After the Quake by Haruki Murakami - review by James Morrison

James Morrison

Shaken and Stirred

After the Quake


Harvill Press 132pp £9.99 order from our bookshop

The protagonists in Haruki Murakami's collection of short stories are united in one belief: that there is something indefinable missing from their lives, or, more precisely, from within themselves. We meet Komura, the initially contented hi-fi salesman whose self-image is shattered when his wife walks out leaving a note describing him as 'a chunk of air'; Miyake, the amateur painter who has nightmares about dying in a fridge and lights nightly bonfires to warm his lonely heart ; and Satsuki, the nervy career woman consumed by hatred for her former husband, who has an emotional 'stone' in place of the baby she aborted decades ago.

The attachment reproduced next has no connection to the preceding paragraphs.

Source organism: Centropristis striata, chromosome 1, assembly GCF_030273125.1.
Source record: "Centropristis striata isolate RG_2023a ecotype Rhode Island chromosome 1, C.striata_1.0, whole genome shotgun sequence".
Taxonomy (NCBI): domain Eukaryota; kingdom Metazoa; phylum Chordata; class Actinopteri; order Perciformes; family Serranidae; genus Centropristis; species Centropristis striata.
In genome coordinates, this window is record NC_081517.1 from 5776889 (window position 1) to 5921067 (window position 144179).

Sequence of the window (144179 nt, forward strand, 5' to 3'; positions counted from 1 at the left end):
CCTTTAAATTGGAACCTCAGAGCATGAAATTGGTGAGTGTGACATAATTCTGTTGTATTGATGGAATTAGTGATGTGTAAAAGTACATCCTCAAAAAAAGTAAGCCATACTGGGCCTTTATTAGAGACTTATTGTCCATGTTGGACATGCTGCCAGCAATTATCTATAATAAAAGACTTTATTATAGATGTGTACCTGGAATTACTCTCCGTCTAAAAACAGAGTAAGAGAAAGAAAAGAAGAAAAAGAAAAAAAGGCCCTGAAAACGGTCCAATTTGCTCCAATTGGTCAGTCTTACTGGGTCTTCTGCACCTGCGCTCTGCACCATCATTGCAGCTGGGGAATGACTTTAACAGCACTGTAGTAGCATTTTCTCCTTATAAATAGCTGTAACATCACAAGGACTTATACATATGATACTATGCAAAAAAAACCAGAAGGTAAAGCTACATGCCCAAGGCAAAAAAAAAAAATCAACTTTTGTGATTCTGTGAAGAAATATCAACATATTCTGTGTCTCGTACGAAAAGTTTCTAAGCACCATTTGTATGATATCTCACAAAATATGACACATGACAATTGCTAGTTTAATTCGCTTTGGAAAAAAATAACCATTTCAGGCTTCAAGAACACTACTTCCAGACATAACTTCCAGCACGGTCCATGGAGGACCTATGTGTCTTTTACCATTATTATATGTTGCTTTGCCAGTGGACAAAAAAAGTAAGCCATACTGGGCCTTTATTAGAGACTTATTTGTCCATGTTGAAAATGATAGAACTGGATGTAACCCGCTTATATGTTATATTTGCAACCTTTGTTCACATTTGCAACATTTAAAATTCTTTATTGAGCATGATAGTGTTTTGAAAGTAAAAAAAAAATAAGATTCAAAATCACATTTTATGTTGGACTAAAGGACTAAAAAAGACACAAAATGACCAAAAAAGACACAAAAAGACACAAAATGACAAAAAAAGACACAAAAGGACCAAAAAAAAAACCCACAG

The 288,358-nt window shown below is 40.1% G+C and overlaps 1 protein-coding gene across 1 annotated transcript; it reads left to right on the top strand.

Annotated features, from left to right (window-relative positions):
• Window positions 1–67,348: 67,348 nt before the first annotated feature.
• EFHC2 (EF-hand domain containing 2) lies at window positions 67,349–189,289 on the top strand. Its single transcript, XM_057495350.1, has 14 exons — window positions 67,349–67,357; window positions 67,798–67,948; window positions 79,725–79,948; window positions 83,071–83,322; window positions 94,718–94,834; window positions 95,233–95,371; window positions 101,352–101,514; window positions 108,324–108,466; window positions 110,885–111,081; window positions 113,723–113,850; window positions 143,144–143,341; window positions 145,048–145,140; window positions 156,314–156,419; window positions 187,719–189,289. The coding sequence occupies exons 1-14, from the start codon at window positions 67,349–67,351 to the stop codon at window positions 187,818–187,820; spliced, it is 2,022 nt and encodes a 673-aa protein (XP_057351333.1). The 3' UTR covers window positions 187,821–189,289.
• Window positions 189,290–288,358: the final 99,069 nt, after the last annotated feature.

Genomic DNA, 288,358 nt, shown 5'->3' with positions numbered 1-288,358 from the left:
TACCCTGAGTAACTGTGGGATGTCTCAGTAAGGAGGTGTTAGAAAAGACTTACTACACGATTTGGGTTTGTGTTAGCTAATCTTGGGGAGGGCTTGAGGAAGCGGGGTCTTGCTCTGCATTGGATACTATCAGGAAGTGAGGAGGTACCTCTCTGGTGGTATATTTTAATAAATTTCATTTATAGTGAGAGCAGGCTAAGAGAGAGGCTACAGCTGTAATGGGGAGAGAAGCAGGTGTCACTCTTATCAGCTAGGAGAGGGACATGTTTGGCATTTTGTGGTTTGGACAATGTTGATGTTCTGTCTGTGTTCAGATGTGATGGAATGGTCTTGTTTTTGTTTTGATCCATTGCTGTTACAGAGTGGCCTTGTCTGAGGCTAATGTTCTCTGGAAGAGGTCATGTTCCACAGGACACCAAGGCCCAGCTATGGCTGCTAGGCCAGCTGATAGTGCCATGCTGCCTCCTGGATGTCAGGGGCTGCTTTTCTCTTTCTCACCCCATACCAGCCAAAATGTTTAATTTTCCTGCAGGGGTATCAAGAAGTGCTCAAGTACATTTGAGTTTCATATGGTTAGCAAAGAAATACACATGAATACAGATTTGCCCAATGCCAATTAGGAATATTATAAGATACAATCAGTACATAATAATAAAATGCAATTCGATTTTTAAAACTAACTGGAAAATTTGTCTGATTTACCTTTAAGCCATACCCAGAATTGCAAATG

And there are more. In each of the six thematically linked tales in After the Quake, Murakami paints a disconcertingly believable picture of emotionally isolated characters thrown together by random circumstance and the in escapable urgency of their private despair. What sparks their journeys of self-discovery, not all of them

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